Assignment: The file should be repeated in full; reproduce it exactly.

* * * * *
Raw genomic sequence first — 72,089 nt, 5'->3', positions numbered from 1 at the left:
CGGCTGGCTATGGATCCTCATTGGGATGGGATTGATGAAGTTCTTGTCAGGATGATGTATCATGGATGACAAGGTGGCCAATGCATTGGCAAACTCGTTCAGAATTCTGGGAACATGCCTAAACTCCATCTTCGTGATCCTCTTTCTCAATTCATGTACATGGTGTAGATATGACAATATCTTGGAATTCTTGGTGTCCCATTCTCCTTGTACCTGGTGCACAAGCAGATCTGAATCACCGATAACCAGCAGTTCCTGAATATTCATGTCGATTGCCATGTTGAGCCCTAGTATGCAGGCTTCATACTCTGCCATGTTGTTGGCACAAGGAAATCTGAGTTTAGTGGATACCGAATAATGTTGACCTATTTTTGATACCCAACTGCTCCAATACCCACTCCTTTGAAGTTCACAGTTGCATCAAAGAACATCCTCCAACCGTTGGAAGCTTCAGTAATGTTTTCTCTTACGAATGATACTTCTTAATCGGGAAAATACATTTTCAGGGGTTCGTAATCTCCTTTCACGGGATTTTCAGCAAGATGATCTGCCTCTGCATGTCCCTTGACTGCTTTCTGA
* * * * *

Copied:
Raw genomic sequence first — 72,089 nt, 5'->3', positions numbered from 1 at the left:
CGGCTGGCTATGGATCCTCATTGGGATGGGATTGATGAAGTTCTTGTCAGGATGATGTATCATGGATGACAAGGTGGCCAATGCATTGGCAAACTCGTTCAGAATTCTGGGAACATGCCTAAACTCCATCTTCGTGATCCTCTTTCTCAATTCATGTACATGGTGTAGATATGACAATATCTTGGAATTCTTGGTGTCCCATTCTCCTTGTACCTGGTGCACAAGCAGATCTGAATCACCGATAACCAGCAGTTCCTGAATATTCATGTCGATTGCCATGTTGAGCCCTAGTATGCAGGCTTCATACTCTGCCATGTTGTTGGCACAAGGAAATCTGAGTTTAGTGGATACCGAATAATGTTGACCTATTTTTGATACCCAACTGCTCCAATACCCACTCCTTTGAAGTTCACAGTTGCATCAAAGAACATCCTCCAACCGTTGGAAGCTTCAGTAATGTTTTCTCTTACGAATGATACTTCTTAATCGGGAAAATACATTTTCAGGGGTTCGTAATCTCCTTTCACGGGATTTTCAGCAAGATGATCTGCCTCTGCATGTCCCTTGACTGCTTTCTGA